The public expressed alarm over the branding of the Martial Law period as the “Period of the New Society” or “Bagong Lipunan” in classes.
On Twitter, Maria Elena Malvar, a senior high student, shared a portion of a presentation in their literature class that rebrands the Martial Law period.
“Nauna na ang school namin sa rebranding,” Malvar said in a tweet as a reaction to the ABS-CBN’s article where the Department of Education refuted claims that the term “Bagong Lipunan” has been used in the curriculum to refer to the Martial Law period.
— mariaaaa (@6ilina9) October 17, 2022
Based on the material secured by Philstar.com, the first edition of the module was published in 2020 under the watch of former education secretary Leonor Briones.
The module contains similar texts featured in the presentation shared by Malvar.
“The period of the New Society started on September 21, 1972,” the module reads. This is the date when the late dictator and father of the current president, Ferdinand Marcos Sr., placed the country under Martial Law.
“Poems dealt with patience, regard for native culture, customs, and the beauties of nature and surroundings. Newspapers donned new forms,” the module continues.
“News on economic progress, discipline, culture, tourism, and the like were favored more than the sensationalized reporting of killings, rape, and robberies. Filipinos before were hooked in reading magazines and comics,” the module says.
A portion of the module also tags The Inquirer, Malaya, and the People’s Journal as crony newspapers.
Following the proclamation of Martial Law, Marcos authorized the military to take over the assets of major media outlets nationwide through the letter of Instruction No. 1. This led to massive media censorship.
Many are opposing this rebranding, seeing it as an attempt to distort history.
“Mas nakakainis din po isipin na doon sa pag-neglect po nila sa humanities, parang nagiging tool ito para sa regime, para kalimutan ang atrocities of the past and para in-enable ang katiwalian sa gobyerno as of now, sa pagbigay ng maling impormasyon sa mga kabataan. Parang ini-indoctrinate po kasi nila ang mga kabataan,” Malvar said in an interview with ABS-CBN.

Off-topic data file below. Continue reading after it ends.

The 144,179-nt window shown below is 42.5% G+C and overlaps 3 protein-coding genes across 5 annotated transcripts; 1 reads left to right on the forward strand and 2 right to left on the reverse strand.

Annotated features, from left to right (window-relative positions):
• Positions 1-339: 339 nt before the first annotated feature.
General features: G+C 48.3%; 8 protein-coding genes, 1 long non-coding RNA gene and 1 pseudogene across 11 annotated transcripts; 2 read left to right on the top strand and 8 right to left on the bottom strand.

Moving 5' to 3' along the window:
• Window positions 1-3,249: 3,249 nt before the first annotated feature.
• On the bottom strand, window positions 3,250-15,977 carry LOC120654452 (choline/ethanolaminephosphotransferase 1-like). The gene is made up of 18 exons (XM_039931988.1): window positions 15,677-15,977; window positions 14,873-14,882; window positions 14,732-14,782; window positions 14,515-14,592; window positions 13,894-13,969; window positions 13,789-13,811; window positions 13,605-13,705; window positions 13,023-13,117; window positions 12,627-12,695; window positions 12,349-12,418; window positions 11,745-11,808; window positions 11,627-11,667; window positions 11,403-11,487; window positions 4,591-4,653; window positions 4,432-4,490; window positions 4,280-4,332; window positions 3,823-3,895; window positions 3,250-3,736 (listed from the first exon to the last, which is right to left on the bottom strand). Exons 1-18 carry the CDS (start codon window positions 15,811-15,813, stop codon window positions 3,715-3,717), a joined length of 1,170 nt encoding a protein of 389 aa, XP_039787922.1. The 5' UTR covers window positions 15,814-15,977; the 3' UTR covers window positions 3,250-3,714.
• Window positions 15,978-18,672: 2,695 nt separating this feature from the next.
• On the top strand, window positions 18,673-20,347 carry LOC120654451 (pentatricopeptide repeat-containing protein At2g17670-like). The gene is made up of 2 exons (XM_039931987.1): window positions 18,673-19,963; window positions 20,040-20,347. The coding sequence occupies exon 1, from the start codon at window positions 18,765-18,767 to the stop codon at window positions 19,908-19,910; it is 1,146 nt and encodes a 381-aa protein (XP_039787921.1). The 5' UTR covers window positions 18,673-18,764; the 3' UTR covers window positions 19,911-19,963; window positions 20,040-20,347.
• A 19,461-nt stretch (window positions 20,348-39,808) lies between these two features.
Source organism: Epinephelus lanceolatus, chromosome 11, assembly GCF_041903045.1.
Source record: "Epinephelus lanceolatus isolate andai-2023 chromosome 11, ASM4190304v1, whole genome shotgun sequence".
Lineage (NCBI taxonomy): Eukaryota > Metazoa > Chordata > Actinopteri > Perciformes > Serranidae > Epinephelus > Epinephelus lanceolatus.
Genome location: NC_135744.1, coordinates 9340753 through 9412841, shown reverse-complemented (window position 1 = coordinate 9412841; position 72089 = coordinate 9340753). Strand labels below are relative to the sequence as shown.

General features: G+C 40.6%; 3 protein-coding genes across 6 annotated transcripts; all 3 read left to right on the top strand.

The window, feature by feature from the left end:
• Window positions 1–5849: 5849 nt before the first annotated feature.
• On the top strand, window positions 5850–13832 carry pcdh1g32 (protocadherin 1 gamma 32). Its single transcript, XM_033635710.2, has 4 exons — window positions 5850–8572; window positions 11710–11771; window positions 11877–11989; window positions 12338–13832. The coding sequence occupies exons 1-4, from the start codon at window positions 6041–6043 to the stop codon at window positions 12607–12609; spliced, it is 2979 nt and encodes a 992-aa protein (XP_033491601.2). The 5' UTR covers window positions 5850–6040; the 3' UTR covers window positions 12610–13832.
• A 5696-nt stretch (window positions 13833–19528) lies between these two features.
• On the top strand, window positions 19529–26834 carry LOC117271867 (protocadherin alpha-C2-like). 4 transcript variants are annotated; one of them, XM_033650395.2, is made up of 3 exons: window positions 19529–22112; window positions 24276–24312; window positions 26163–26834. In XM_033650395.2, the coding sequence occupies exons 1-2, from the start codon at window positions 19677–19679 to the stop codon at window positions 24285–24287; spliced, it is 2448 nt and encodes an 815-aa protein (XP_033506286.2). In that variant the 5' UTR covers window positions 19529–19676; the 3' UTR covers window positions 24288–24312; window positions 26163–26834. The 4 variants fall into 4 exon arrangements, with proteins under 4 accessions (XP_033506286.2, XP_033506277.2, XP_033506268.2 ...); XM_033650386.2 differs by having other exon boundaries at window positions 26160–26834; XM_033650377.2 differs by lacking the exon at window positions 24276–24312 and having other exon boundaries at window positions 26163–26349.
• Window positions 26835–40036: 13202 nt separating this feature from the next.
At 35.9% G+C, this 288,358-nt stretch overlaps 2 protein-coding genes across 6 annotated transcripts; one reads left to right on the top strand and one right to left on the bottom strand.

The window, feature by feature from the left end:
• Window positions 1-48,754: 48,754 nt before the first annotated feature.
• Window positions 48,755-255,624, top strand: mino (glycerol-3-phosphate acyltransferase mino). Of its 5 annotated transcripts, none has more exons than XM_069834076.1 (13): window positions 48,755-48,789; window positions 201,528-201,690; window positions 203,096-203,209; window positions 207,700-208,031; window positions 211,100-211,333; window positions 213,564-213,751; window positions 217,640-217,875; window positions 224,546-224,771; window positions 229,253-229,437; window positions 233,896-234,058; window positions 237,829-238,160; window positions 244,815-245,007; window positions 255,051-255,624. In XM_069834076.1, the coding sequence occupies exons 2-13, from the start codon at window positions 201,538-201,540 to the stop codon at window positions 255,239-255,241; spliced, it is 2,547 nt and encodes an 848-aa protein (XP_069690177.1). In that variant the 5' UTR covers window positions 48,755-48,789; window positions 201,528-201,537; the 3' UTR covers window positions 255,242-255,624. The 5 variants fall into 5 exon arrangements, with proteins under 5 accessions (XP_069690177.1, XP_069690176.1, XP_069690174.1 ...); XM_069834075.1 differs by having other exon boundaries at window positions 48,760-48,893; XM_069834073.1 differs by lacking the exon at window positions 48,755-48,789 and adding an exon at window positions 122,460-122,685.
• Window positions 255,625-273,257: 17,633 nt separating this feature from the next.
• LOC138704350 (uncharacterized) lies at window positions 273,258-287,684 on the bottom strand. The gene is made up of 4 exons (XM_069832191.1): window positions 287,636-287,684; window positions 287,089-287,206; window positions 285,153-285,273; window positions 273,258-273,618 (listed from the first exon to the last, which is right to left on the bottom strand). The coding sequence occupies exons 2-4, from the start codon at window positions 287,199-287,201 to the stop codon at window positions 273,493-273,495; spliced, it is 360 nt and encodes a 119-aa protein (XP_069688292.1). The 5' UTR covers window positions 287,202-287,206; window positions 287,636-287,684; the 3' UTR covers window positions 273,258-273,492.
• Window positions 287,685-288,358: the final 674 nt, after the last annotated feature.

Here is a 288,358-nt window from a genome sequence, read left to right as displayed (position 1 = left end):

“This is extremely alarming. They are starting to sanitize one of the bloodiest period of our national history,” a Twitter user wrote.
“Excuse meee, Inquirer, and Malaya, as ‘crony newspapers’?!!! Aside from the silences here in the screwed up periodization (3rd Republic is from 1946-1972), this is historical distortion,” historian Kristoffer Pasion said in a tweet.
“1972-1980 is not the period of a new society. It is the period of thousands of cases of atrocities ruled with tyranny and dictatorship!” said Jonas Abadilla, Deputy Secretary General of the National Union of Students of the Philippines.
“We need more educators inside and outside campuses on ML and HR. We should fight disinformation back even harder,” an online user said.
Rep. France Castro (Alliance of Concerned Teachers) also expressed concern over the replacement of the term “Martial Law” with “new society.”
“Kahit na ito’y literature, dapat factual pa rin ang lalabas dito. At sa pagtuturo ng teachers kung hindi siya magiging critical at not aware of during the martial law times, talagang ma-mi-misinform niya yung ating mga estudyante at hindi na mababanggit halimbawa yung mga different atrocities that happened during those times,” the lawmaker said in an interview with ABS-CBN Rundown.
“Dapat maipaliwanag nung teachaer na sa ‘New Society’ ang characteristic nito ay repression, martial rule, economic downturn, etc.,” she added.
Castro also underscored the critical role played by teachers in ensuring that students are taught factual information.
“Pwede naman itama, itatama lang ang module kasi marami naman talagang modules na may pagkakamali or may errors or distortion kasi iyong panahon na iyon,” Castro was quoted in ABS-CBN report.
Under the Martial Law rule, at least 70,000 people were imprisoned, 34,000 were tortured, and 3,240 were killed, according to Amnesty International.